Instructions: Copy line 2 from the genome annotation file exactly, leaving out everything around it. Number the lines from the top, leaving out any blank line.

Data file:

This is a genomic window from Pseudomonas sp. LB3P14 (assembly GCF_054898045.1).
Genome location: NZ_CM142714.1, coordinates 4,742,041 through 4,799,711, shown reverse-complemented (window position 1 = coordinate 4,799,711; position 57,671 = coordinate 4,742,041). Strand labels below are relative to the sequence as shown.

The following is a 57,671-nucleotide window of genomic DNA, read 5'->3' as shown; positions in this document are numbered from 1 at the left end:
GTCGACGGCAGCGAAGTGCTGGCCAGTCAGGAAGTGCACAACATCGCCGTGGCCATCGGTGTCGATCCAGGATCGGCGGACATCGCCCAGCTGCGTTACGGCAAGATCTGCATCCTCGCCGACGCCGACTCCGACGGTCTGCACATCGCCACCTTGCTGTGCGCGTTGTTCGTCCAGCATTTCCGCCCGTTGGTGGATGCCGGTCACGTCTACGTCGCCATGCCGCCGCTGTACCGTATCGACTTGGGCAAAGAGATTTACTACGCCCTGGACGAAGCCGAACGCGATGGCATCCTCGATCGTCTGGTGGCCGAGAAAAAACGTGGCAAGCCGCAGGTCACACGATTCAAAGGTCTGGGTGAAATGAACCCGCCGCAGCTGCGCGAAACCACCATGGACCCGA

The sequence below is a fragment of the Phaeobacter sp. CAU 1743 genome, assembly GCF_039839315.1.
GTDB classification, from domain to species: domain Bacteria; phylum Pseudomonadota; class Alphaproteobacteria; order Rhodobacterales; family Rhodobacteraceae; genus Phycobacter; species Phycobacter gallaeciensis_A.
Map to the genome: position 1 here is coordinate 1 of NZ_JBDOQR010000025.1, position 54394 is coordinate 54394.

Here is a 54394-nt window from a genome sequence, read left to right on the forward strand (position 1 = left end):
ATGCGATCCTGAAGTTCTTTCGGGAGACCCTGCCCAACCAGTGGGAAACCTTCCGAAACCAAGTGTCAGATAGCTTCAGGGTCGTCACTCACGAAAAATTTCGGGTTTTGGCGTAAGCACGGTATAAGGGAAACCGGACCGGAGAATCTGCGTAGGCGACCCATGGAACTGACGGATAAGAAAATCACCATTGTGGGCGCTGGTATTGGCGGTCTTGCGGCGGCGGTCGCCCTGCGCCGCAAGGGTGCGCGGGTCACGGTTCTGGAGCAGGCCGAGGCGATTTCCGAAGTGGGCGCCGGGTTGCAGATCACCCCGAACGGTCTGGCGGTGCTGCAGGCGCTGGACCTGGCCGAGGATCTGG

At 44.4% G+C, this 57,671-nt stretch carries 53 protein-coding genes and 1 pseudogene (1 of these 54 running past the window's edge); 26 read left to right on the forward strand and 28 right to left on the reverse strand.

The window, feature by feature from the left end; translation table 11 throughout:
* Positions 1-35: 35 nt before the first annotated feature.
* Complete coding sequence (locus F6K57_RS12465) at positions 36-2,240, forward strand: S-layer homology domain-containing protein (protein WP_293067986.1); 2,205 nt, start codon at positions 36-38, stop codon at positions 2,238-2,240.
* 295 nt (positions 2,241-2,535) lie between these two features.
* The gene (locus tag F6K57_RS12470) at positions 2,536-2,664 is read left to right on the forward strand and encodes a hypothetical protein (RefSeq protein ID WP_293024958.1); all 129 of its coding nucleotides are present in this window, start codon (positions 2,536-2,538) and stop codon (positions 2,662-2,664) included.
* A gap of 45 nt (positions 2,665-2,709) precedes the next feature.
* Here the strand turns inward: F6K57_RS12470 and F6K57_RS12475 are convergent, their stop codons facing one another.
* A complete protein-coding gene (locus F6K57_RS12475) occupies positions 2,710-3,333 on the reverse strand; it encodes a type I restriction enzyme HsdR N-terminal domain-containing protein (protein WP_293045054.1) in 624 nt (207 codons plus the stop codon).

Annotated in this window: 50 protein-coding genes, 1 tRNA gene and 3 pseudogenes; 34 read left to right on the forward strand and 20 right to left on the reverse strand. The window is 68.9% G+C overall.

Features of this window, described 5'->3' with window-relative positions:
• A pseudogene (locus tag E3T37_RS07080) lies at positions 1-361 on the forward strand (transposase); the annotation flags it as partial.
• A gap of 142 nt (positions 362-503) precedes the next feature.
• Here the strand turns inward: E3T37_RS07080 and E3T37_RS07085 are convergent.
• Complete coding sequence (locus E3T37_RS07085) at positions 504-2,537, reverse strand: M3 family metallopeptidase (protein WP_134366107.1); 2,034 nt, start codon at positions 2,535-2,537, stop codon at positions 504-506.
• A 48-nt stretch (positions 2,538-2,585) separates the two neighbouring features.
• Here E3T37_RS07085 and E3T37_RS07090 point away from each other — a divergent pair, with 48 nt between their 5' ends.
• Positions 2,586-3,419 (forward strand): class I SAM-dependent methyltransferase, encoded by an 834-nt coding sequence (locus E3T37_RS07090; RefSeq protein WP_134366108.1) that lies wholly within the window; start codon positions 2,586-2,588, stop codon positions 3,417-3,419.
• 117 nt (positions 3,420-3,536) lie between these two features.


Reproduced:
Genome location: NZ_CM142714.1, coordinates 4,742,041 through 4,799,711, shown reverse-complemented (window position 1 = coordinate 4,799,711; position 57,671 = coordinate 4,742,041). Strand labels below are relative to the sequence as shown.